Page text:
|System: Wii, X360, PS3, PC, PS2, DS, PSP||Review Rating Legend|
|Dev: Vicarious Visions||1.0 - 1.9 = Avoid||4.0 - 4.4 = Great|
|Pub: Activision||2.0 - 2.4 = Poor||4.5 - 4.9 = Must Buy|
|Release: May 4, 2007||2.5 - 2.9 = Average||5.0 = The Best|
|Players: 1||3.0 - 3.4 = Fair|
|ESRB Rating: Teen||3.5 - 3.9 = Good|
by Matthew Walker
It has been a few years since Spider-man graced the movie theaters in a big way. The same goes for gaming consoles. Sure, Spidey appeared in the Ultimate Alliance game last year, but nothing compares to a game centered on everyone's favorite wall-crawler. In fact, the last time was the mega popular Ultimate Spider-man. Well, now we have a high profile movie and a new addition to a game series that breaks not only the comic-movie curse, but the movie-game curse as well. However, there is something special about this particular release. According to the features listed for the game, Spider-Man 3 for the Wii allows you to become the web-slinger himself. How does this work out?
The storyline for the game is split into a few different areas. Of course, the storyline of the movie is here, but there are also four additional storylines going on. The Lizard makes a huge splash in the sewers with a plotline thicker than what he has had in most comics concerning him lately. The storyline is accurate enough to the comics while holding that special spark that has kept the movies as interesting as they have been over the past few years. The core story centers on Pete and MJ being in love. Their love is certainly put to the test in both the game and the movie. One factor is the introduction of the Sandman, a.k.a. Flint Marko, a man that has been linked to the murder of Peter's beloved Uncle Ben. One villain would have been enough to torment the young couple's lives together, but there is another that starts to cause trouble for the emotionally torn Peter Parker. In fact, the storylines of the Wii version are identical to the PS2 version of the game. However, this might be a bad thing.
Even though the storylines are the same as the PS2 version of the game, you could have expected more from the Wii version. What I mean by this is not only are the stories the same, but so are the graphics. This is a huge disappointment. Not in the sense that it takes away from the game, but rather that the Wii is the newest of the new systems; I felt that there should have been more. Several of the scenes and environments of the game were too dark and seemed a bit choppy at moments. While Spidey himself looked okay, it was the movements of the enemies and the lack of detail to the environments that may throw you off at times. However, there is a highlight - the common enemies are not as high on the clone factor as previous installments.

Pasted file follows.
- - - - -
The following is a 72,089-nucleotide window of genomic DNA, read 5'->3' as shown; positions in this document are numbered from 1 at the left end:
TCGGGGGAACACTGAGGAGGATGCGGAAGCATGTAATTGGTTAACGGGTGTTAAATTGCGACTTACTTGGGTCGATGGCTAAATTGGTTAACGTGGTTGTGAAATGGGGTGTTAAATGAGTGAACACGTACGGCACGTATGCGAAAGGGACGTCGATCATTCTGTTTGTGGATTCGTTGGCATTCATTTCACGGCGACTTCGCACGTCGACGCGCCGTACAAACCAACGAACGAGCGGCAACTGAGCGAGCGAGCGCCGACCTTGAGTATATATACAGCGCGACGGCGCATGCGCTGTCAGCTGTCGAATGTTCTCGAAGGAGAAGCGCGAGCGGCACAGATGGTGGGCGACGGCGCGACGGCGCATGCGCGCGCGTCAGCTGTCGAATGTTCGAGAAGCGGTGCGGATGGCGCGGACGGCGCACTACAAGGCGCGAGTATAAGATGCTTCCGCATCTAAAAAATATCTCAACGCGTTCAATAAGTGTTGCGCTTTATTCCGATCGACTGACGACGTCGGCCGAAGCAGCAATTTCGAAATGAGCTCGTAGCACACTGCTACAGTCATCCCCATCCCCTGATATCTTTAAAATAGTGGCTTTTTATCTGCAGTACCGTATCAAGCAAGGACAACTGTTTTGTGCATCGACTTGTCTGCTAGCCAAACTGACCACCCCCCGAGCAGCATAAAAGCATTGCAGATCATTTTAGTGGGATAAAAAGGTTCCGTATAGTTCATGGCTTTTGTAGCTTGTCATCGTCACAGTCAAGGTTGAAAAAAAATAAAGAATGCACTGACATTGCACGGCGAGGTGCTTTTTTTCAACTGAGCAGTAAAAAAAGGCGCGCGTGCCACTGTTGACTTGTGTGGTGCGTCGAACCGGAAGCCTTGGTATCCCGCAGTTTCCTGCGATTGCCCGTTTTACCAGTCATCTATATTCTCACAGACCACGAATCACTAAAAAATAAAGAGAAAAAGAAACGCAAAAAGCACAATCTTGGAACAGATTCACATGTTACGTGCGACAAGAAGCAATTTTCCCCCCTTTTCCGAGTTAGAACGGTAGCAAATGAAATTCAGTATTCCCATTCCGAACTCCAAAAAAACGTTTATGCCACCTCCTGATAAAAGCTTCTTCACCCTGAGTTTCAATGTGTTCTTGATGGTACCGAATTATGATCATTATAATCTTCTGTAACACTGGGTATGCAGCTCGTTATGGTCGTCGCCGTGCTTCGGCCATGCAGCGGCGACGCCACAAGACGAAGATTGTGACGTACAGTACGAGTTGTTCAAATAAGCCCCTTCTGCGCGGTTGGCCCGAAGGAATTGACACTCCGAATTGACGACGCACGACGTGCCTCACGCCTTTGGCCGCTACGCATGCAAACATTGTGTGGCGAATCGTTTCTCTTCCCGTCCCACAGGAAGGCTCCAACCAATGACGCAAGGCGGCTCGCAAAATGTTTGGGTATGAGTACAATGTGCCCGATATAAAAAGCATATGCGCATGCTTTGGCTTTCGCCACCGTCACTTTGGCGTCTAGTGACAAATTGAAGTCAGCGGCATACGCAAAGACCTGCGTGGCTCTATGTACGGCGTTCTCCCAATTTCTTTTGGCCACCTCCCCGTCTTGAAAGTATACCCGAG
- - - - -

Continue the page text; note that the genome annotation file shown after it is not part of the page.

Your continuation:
This brings me to the gameplay of the Wii version, which is probably what most are concerned about. When info on the Wii version was released, it sounded like a dream come true. I mean, what could not be great about the gameplay, right? After all, you have the Wii-mote, one of the most innovative controllers available on a console system. Add that to everyone's favorite arachnid and you have got yourself the potential of allowing fans of Spidey to live out their dreams. Regrettably, the novelty of being able to swing through the cityscape with just a flick of your wrist is just that - a novelty. This is not to say that the controls do not achieve what they set out to do, instead, it is to say that occasional slip-ups can lead to ample frustration. Most of this comes from the fighting system though. The mechanics of the fighting are not as spot on as they have been in other Wii games. For instance, too often when you are unleashing brutal combos, you will swing your Wii-mote accordingly, but when you are on your fifth swing, Spidey is only on his second or third. Granted, this can quickly become a cardio workout for you, but the misstep in the sensor can really shorten the amount of time you play. While swinging through the city is easy enough to catch onto, it is also plagued with the questionable sensory reaction that hinders the fighting system. Swinging problems occur occasionally, instead of a constant repeat. Despite the minuscule errors while soaring through the city's skyline, web slinging is the strongest appeal in the Wii version of the game.